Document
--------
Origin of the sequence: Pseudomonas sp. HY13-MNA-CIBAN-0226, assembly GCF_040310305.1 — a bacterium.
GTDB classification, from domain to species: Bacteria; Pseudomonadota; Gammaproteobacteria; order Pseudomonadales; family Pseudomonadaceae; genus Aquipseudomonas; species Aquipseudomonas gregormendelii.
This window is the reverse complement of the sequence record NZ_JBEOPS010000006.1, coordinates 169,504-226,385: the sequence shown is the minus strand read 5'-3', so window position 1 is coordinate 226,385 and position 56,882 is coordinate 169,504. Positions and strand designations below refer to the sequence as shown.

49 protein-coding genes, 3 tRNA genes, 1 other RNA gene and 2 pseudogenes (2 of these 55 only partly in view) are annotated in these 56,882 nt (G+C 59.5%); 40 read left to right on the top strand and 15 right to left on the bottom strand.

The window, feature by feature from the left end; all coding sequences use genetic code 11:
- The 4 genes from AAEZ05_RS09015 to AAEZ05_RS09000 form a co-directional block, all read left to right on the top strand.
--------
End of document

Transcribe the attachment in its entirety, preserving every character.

Origin of the sequence: Pseudomonas sp. HY13-MNA-CIBAN-0226, assembly GCF_040310305.1 — a bacterium.
GTDB classification, from domain to species: Bacteria; Pseudomonadota; Gammaproteobacteria; order Pseudomonadales; family Pseudomonadaceae; genus Aquipseudomonas; species Aquipseudomonas gregormendelii.
This window is the reverse complement of the sequence record NZ_JBEOPS010000006.1, coordinates 169,504-226,385: the sequence shown is the minus strand read 5'-3', so window position 1 is coordinate 226,385 and position 56,882 is coordinate 169,504. Positions and strand designations below refer to the sequence as shown.

49 protein-coding genes, 3 tRNA genes, 1 other RNA gene and 2 pseudogenes (2 of these 55 only partly in view) are annotated in these 56,882 nt (G+C 59.5%); 40 read left to right on the top strand and 15 right to left on the bottom strand.

The window, feature by feature from the left end; all coding sequences use genetic code 11:
- The 4 genes from AAEZ05_RS09015 to AAEZ05_RS09000 form a co-directional block, all read left to right on the top strand.